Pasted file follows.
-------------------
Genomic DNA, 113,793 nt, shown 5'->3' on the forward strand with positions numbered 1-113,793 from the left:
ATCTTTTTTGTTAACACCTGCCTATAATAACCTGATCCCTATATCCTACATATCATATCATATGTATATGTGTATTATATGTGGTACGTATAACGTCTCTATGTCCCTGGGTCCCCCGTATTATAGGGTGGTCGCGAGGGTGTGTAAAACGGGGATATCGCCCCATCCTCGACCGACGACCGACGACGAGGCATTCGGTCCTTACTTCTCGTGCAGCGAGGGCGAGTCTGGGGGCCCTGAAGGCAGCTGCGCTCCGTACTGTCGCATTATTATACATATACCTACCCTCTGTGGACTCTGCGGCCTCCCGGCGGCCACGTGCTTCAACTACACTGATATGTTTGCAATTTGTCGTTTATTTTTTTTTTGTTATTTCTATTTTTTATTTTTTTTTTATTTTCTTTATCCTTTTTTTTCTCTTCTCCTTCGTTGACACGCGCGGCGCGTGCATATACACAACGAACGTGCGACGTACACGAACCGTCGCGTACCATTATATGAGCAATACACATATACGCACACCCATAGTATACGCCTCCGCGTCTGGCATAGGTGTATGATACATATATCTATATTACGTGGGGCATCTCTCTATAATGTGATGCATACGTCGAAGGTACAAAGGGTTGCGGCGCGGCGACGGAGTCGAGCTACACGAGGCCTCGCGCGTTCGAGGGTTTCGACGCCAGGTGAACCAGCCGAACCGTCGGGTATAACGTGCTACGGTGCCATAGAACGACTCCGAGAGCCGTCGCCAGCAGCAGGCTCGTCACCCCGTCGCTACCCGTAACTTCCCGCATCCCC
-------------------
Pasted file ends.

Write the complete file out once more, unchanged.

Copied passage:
Genomic DNA, 113,793 nt, shown 5'->3' on the forward strand with positions numbered 1-113,793 from the left:
ATCTTTTTTGTTAACACCTGCCTATAATAACCTGATCCCTATATCCTACATATCATATCATATGTATATGTGTATTATATGTGGTACGTATAACGTCTCTATGTCCCTGGGTCCCCCGTATTATAGGGTGGTCGCGAGGGTGTGTAAAACGGGGATATCGCCCCATCCTCGACCGACGACCGACGACGAGGCATTCGGTCCTTACTTCTCGTGCAGCGAGGGCGAGTCTGGGGGCCCTGAAGGCAGCTGCGCTCCGTACTGTCGCATTATTATACATATACCTACCCTCTGTGGACTCTGCGGCCTCCCGGCGGCCACGTGCTTCAACTACACTGATATGTTTGCAATTTGTCGTTTATTTTTTTTTTGTTATTTCTATTTTTTATTTTTTTTTTATTTTCTTTATCCTTTTTTTTCTCTTCTCCTTCGTTGACACGCGCGGCGCGTGCATATACACAACGAACGTGCGACGTACACGAACCGTCGCGTACCATTATATGAGCAATACACATATACGCACACCCATAGTATACGCCTCCGCGTCTGGCATAGGTGTATGATACATATATCTATATTACGTGGGGCATCTCTCTATAATGTGATGCATACGTCGAAGGTACAAAGGGTTGCGGCGCGGCGACGGAGTCGAGCTACACGAGGCCTCGCGCGTTCGAGGGTTTCGACGCCAGGTGAACCAGCCGAACCGTCGGGTATAACGTGCTACGGTGCCATAGAACGACTCCGAGAGCCGTCGCCAGCAGCAGGCTCGTCACCCCGTCGCTACCCGTAACTTCCCGCATCCCC